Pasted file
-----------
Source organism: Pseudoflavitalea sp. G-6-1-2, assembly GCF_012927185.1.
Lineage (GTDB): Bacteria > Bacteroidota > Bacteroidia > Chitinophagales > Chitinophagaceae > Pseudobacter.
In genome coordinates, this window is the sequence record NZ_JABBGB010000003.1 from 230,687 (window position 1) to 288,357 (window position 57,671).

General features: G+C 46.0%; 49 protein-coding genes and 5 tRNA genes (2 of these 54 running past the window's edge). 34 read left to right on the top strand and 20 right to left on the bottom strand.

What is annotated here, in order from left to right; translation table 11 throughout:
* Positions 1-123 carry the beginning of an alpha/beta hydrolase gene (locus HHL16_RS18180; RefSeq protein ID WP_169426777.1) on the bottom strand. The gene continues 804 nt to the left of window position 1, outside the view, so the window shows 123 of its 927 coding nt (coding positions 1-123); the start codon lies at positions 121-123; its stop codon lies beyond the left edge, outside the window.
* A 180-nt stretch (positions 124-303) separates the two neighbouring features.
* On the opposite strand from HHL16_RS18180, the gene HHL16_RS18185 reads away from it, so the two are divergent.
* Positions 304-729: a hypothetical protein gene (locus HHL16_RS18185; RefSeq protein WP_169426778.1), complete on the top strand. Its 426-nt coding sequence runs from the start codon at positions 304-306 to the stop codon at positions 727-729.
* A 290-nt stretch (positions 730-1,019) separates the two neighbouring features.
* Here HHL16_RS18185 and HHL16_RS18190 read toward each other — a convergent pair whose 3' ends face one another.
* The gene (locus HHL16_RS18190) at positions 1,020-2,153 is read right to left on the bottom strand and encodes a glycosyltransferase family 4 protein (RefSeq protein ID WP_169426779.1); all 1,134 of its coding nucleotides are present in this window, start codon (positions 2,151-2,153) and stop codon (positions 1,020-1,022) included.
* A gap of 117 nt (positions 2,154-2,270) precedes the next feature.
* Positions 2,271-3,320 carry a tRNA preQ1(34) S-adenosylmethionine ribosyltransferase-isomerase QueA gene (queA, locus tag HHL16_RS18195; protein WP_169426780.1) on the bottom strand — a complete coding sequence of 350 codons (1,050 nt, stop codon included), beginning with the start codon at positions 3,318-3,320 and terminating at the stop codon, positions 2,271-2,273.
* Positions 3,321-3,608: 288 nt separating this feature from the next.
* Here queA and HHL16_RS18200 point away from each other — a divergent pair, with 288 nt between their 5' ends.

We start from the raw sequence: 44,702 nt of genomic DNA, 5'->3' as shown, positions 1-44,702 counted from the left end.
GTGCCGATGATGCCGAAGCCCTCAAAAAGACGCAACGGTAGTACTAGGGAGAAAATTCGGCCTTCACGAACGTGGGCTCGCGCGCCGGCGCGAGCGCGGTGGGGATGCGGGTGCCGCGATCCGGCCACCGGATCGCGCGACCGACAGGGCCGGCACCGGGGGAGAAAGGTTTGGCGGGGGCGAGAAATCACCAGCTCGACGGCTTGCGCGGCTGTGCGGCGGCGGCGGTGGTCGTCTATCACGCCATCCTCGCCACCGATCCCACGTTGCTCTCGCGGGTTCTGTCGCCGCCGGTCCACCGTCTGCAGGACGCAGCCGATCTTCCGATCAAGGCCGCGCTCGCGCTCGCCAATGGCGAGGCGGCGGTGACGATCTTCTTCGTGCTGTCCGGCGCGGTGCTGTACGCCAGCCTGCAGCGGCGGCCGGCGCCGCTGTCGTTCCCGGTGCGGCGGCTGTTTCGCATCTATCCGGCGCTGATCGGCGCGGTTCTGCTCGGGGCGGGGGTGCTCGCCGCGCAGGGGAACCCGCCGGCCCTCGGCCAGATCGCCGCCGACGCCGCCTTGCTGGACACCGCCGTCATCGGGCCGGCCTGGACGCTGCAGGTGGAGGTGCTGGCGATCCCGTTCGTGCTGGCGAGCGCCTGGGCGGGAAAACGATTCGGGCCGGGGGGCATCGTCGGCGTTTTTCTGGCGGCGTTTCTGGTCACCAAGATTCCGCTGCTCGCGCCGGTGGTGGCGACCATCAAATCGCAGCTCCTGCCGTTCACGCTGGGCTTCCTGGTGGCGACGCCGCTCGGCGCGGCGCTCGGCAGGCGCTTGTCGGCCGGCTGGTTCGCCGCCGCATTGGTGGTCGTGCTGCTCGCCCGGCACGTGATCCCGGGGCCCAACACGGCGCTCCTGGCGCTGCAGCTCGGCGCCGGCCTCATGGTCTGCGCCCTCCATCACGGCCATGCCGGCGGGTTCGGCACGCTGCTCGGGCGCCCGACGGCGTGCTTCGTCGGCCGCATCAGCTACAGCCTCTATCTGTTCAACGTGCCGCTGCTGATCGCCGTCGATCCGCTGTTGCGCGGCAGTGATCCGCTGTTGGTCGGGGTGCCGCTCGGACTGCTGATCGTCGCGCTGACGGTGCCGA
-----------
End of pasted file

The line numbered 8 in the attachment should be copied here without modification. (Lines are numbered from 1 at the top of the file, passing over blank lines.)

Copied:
* On the opposite strand from HHL16_RS18180, the gene HHL16_RS18185 reads away from it, so the two are divergent.